A gentle answer turns away wrath, but a harsh word stirs up anger. Proverbs 15:1
What comes to mind when you hear the word gentleness? A hand stroking a baby’s soft, pudgy cheek? A cooling breeze on a hot summer day? Ocean waters lazily lapping onto a sandy shore? That’s what I think of. And I also think about the power behind the gentleness that can destroy. The hand becomes a fist. The breeze a tornado. The water a tsunami. That which was gentle becomes that which can destroy.
The Greek word for gentleness is the same as meekness which is defined as expressing power with reserve and gentleness. We all have the capacity for choosing to gentle our strength. To choose NOT to use our power. While that is certainly not evident in our culture these days, we do have the power to NOT engage in verbal warfare AND to speak life and peace into situations with a gentle response.
The book of Proverbs were given to us by God to supplement the teaching of the prophets. It teaches that we need Godly, divine wisdom but also human, common sense. Both play a part in our daily lives. Chapter 15 tells us in as simple a way as possible that gentle answers, soft words defuse an angry situation. But ugly, hard words just stir up mess, anger and hurt feelings.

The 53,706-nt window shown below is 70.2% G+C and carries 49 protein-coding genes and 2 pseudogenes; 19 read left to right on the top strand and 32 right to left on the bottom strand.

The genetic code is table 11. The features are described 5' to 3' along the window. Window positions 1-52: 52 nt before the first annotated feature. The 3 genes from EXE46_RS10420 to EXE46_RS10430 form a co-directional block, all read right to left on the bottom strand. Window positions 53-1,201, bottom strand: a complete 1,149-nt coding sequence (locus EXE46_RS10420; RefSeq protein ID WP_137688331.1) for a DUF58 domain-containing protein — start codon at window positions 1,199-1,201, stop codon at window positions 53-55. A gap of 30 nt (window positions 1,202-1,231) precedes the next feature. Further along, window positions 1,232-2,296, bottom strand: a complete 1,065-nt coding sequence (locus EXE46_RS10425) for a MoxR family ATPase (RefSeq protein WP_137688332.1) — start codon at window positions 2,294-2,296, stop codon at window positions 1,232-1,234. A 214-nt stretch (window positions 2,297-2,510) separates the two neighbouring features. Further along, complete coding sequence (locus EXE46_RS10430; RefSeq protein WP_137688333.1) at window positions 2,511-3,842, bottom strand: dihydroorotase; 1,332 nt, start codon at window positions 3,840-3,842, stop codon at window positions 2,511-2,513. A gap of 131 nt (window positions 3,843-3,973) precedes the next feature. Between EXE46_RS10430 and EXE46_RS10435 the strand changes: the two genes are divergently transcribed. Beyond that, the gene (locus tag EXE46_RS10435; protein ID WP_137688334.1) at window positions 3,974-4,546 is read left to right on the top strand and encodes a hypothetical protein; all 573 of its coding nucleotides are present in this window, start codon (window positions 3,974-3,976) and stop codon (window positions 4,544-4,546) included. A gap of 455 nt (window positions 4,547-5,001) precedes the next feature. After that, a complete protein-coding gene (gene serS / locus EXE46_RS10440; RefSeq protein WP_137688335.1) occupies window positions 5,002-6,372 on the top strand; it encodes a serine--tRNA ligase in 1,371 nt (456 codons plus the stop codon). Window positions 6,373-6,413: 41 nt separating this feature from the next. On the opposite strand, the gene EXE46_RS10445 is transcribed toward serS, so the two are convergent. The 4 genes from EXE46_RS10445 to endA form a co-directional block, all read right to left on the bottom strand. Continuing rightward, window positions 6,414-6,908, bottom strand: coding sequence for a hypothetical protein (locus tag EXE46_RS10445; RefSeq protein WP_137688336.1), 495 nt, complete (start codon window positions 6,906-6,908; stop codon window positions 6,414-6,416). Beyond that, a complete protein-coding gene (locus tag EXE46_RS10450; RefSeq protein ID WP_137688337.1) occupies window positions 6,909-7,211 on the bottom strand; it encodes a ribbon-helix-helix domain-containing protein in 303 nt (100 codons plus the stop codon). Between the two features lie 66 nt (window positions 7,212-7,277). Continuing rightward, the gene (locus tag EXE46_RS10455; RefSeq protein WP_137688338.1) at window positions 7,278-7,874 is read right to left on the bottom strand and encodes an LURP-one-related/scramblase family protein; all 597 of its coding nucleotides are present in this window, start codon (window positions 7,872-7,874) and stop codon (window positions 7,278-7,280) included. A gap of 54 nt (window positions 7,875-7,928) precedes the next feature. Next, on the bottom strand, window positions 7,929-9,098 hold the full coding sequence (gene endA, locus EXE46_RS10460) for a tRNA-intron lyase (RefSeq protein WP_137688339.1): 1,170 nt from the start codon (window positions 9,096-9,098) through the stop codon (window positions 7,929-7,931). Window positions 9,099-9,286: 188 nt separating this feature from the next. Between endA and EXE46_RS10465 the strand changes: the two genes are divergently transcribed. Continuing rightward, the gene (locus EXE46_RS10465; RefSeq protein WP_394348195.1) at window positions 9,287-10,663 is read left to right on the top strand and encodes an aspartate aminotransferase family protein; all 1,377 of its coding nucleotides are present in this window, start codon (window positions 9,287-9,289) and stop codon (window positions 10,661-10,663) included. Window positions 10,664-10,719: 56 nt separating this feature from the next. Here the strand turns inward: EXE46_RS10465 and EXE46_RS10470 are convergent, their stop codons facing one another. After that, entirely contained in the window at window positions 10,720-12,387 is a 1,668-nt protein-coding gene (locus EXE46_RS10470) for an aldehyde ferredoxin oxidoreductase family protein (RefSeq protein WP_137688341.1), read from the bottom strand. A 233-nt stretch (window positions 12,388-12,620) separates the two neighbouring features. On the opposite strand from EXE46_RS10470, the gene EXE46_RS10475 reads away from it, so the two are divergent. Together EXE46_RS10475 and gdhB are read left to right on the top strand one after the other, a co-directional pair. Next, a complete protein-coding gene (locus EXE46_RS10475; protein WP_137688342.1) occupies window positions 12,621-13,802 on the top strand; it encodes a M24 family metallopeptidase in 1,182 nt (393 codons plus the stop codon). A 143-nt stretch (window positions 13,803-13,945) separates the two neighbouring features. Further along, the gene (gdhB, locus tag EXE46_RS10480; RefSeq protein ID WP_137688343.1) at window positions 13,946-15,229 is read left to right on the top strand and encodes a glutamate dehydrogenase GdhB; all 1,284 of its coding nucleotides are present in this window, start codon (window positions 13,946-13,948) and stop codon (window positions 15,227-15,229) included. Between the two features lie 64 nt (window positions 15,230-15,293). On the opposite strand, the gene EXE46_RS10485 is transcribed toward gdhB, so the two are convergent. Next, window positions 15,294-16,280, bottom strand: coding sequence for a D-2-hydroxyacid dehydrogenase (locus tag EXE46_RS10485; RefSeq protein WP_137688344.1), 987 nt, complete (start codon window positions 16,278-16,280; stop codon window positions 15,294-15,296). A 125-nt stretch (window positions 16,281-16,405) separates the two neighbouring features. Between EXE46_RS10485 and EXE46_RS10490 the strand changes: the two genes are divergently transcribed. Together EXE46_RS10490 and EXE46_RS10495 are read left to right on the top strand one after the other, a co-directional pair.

In this Easter season, we are reminded of the suffering of our Lord. 1 Peter 2:21 says God calls us to do good even if it means suffering, just as Christ suffered for us. Maybe this means when we have opportunity to choose a gentle answer or one that is hard, we choose to suffer by squashing the ready comeback. Like when someone we hold close says or does something hurtful, our humble response can be “Hey, is everything okay with you? You’re not usually like this. How can I help?” We can choose, with God’s help, to defuse and not heap gasoline on the fire and then fan the flames, creating a fire storm.
The Message Bible says a gentle response defuses anger but a sharp tongue kindles a temper-fire. Our words can be soft and encouraging or hard and destructive. It is always our choice. If you’ve ever watched an out of control fire on TV, you know that it sometimes takes weeks just to get it contained. Not put out completely, only contained. And then they wait for the embers to die to be sure a gust of wind won’t fan the flames into reigniting and setting ablaze whatever else it can find. Our words can be that wind or the water that puts it out completely.
Your Turn: Share with us when your words have changed a tense situation. Was it better or worse? Breath on Paper